Preheat and oil griddle. Ladle enough batter onto the griddle to make a 3-4” pancake (8-10 cm). Cook until bubbles form on the surface. Flip and cook a few minutes more.
I put a cookie sheet in the oven and preheat my oven to about 200F/100C. The finished pancakes keep warm while I finish cooking the rest of the batter. Everyone can warmly eat at the same time.
Here is what I found about each different gluten-free flour that I tried.
NOTE: I caution you to use only certified gluten free flours. Trisha Thompson did a study of naturally gluten free flours that were contaminated during processing. You will pay more, but can be assured of gluten freeness if the product is certified.
Amaranth is mild flavored and moist, unpleasantly gummy. I don’t use this for pancakes anymore. It works well as part of a crisp topping though.
Buckwheat gives a dark thin pancake. It is best with sugar and salt added. This is our go-to pancake flour.
Masa harina is made from corn treated in a solution of mineral lime water. This loosens the hulls from the kernels and softens the corn, making the nutrient niacin more digestible. It comes in several grinds. Use finely ground masa harina for pancakes. It is beautifully yellow and has pleasant corn flavor. You will get a thick batter, but thinnish pancake.
Mesquite does not work. The flour has amazing flavor of cocoa and spice. But it thins out so much you cannot flip it. And it is so naturally sweet it burns. You do need to mix this one with another flour to be successful. Mixed 50-50 with brown rice flour works well. There is no need to add salt or sugar to batter.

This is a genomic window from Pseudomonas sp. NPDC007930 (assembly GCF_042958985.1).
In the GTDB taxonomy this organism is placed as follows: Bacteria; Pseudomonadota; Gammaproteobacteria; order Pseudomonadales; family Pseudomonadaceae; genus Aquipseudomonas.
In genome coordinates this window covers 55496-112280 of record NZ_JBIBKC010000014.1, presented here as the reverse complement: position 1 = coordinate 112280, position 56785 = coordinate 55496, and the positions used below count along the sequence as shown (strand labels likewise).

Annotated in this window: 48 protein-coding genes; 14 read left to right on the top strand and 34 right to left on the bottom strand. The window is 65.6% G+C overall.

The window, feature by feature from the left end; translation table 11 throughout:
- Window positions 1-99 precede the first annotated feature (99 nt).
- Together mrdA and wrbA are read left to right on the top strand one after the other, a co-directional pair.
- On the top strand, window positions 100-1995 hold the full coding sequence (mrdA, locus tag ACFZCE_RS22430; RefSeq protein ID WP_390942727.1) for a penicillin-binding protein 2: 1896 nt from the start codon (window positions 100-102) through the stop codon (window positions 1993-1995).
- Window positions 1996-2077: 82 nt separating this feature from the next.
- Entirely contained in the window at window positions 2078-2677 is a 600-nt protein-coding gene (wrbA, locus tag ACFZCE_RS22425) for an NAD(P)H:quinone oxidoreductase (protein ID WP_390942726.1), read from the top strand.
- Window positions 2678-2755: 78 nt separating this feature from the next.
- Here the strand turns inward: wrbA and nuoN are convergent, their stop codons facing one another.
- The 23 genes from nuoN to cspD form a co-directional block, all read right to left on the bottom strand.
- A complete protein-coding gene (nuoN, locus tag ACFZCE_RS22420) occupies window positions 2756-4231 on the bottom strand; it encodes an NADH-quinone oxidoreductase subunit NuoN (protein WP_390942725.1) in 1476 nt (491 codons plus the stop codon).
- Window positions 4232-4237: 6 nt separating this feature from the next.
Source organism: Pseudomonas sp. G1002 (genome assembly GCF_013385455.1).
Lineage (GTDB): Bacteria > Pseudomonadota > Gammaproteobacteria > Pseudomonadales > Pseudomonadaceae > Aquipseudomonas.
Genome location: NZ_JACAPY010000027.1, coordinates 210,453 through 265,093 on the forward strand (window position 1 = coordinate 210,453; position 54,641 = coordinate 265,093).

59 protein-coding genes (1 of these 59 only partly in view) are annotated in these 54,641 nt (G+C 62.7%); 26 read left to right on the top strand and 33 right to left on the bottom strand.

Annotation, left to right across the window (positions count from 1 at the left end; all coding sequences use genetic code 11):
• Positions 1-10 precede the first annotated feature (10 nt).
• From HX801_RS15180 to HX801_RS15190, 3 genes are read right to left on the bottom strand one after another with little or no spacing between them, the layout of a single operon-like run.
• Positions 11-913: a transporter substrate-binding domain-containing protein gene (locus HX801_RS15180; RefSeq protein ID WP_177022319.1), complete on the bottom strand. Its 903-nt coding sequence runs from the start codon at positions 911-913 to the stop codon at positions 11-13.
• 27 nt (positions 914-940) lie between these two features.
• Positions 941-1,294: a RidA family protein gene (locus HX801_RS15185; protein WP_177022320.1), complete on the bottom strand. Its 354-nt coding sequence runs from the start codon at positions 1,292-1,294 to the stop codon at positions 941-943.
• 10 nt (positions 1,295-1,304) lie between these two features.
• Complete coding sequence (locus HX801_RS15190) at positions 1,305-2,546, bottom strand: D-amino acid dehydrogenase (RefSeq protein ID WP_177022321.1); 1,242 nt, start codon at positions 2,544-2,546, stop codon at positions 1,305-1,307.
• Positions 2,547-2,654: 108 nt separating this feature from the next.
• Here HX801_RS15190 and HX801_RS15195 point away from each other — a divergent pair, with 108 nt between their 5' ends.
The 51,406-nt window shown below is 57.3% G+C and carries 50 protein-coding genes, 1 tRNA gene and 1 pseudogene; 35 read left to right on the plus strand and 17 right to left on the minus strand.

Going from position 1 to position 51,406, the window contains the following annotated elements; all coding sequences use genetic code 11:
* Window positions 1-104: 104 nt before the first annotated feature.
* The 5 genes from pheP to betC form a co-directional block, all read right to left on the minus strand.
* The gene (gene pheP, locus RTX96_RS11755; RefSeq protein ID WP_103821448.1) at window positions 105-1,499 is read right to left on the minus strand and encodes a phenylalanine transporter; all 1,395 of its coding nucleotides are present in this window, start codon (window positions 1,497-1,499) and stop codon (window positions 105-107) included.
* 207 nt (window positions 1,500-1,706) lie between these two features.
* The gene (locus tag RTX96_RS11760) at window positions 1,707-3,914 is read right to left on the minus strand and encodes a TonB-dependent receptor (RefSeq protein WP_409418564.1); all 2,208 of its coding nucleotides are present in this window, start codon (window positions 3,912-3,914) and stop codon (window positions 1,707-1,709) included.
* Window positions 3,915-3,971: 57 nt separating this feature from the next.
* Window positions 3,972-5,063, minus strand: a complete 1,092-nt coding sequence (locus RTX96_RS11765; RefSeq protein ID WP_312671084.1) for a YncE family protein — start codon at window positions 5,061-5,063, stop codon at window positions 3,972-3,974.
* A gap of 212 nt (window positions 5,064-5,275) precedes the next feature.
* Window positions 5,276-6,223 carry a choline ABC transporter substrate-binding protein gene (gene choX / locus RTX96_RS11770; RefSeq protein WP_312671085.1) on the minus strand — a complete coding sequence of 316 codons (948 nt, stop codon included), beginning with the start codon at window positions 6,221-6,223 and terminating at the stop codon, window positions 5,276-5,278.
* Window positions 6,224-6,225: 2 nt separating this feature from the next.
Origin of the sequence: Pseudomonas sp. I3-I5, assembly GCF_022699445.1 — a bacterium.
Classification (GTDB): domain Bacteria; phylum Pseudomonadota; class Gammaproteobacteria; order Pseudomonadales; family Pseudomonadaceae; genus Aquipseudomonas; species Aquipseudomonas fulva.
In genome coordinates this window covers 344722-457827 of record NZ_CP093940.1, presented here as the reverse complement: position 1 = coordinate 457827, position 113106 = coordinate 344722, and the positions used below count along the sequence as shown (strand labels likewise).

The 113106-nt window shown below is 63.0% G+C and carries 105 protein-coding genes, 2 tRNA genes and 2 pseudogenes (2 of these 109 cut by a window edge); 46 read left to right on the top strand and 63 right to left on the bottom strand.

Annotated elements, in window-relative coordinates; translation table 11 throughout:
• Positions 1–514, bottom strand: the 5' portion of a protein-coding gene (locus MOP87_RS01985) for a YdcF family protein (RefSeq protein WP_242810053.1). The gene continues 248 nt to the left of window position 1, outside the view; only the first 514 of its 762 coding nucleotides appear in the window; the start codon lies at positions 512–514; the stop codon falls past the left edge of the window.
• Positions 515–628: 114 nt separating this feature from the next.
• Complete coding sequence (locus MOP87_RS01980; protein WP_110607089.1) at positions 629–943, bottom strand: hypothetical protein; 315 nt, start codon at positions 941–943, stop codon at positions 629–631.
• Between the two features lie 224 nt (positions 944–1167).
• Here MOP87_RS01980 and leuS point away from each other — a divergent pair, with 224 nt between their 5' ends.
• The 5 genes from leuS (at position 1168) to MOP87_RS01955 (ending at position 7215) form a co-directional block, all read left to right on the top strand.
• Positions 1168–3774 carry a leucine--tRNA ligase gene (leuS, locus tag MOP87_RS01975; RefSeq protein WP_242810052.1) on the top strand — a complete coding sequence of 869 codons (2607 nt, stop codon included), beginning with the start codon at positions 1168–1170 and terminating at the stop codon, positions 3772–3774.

Millet makes a light gold batter and a really tender and fluffy pancake. Adding 3 tablespoons whole millet gives a nice crunch.
Montina has pretty, thin brown flecks. This is one of my favorite flours too. I use 100% Montana flour, not the packaged blend. You can make bigger pancakes because Montina is very high in soluble fiber and that helps it hold together. There is a shortage of Montina this year due to a small crop. Hopefully, next year will be better.
Oat flour is often heavy. I don’t use it for pancakes. Instead I reserve it for fruit crisps and the finest gluten free chocolate cake ever. See Beautiful, Gorgeous, Awesome, Gluten-Free, 100% Oat flour Chocolate Cake.
Quinoa flour can have a strong soapy flavor. I love quinoa grains, but not the flour. I don’t use it for pancakes.
Sorghum is lighter in color and mild in flavor, a good choice for those who don’t like dark pancakes. It is easily available and reasonably priced.
Teff is dark and delicious. I love this flour too, but it is pricy. It has a natural affinity with chocolate. I do too.
Timtana tastes grassy and needs lots of sweet and spice to hide the flavor. I don’t use it for pancakes, but did enjoy pumpkin muffins made with it.
END GUEST POST
Hi, this is Shelley again. Have you ever experimented with any of these flours? If so, what are your favourites? I think I could be brave enough to make pancakes with a new kind of flour this weekend, how about you?
More gluten-free ideas to come, stay tuned